Freedom Association has come to mean no freedom of dissociation, at least not in Madison, Wisconsin. There a city statute barring discrimination in housing has been interpreted by the Madison Equal Opportunities Commission (MEOC) to apply to roommates. In other words, when Ann Hacklander and Maureen Rowe were told by their prospective roommate Cari Sprague that she was a lesbian, and decided (politely) not to room with her for that reason, they were breaking the law.

After Ms. Sprague complained to the city, the MEOC asked Hacklander and Rowe to come in and discuss the matter. In a 4-½ hour meeting, during which the two women were in tears. the MEOC pressured them to agree in principle to this proposed settlement: that between the two of them they would pay Sprague $1,500 in damages; that they would attend a two-hour “training class” conducted by a homosexual organization; that they would have their housing situation “monitored”—the word was not defined—for two years by the MEOC; and that they would write a letter of apology to Sprague. During this meeting the two women were not represented by a lawyer. When one of the women, just out of college and with a large college loan debt to repay, said the settlement would bankrupt her, the MEOC informed her that bankruptcy would not make any difference.

The Madison City Council president. Sue Bauman, while being a proponent of anti-discrimination legislation, thinks that the city housing law should not apply to roommate situations, and on September 19 the council voted 19 to 2 to amend the law accordingly. Mary Pierce of the MEOC, citing a confidentiality agreement, will not comment on the case at all. But as of this writing, according to Hacklander and Rowe’s lawyer, Bruce Davey, the MEOC is going ahead with its process, and taking the matter to its final stage—a public hearing before a hearing examiner. Presumably, with the City Council having clarified their language, with the precedent of the identical state law having been interpreted in their favor, and with several signs of duress evident in the way their case was handled by the MEOC, the two women have a good case. They will still be out their lawyer’s fee, however, and not content with her MEOC action Ms. Sprague has filed suit in Circuit Court. Ms. Hacklander and Ms. Rowe will also still be out their time and their distress.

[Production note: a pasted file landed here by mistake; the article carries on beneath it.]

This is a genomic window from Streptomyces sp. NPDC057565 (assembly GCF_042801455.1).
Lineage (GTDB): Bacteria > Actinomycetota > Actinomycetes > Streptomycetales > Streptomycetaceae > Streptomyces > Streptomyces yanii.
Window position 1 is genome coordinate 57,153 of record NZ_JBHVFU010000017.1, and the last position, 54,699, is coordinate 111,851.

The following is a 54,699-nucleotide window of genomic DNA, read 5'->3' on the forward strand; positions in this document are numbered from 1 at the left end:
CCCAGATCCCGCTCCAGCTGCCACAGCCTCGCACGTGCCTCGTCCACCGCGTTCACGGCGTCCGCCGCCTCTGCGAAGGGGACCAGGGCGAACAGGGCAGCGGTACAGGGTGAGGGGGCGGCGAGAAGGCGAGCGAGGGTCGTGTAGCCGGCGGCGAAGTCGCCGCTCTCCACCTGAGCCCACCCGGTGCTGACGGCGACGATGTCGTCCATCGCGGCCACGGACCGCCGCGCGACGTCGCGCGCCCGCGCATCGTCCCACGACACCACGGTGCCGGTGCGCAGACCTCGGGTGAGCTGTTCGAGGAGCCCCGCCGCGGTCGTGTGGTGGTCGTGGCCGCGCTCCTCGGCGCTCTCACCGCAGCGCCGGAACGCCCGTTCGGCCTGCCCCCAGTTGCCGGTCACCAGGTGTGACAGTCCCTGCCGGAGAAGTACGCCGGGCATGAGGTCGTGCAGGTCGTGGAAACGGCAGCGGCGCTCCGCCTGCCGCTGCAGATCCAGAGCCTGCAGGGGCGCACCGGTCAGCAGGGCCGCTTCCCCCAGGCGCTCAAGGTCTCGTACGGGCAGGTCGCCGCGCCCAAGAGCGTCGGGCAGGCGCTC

This is where equity legislation will get you. In the interests of protecting homosexuals—and, incidentally, convicted murderers, whom (according to Mary Pierce) the two women also could not legally have turned away—the city of Madison has proposed a series of punishments that would violate the rights of even convicted felons on probation.

Madison is not just saying that homosexuality (and a murder conviction) should be tolerated. Madison’s Equal Opportunity Commission is saying that homosexuality (and a murder conviction) are such goods that they must be protected with every bit of energy the law will allow. Protecting this actual lesbian and this theoretical murderer must come even at the price of frightening, harassing, fining, and “re-educating” two ordinary, tax-paying citizens.

Ann Hacklander has said that she personally had no prejudice against lesbians, but that Ms. Rowe was uncomfortable with the idea of living with one, and so her roommate would hardly force it on her. After what Hacklander has gone through in the name of tolerance, does anyone think she is so friendly to the homosexual lobby now? (KD)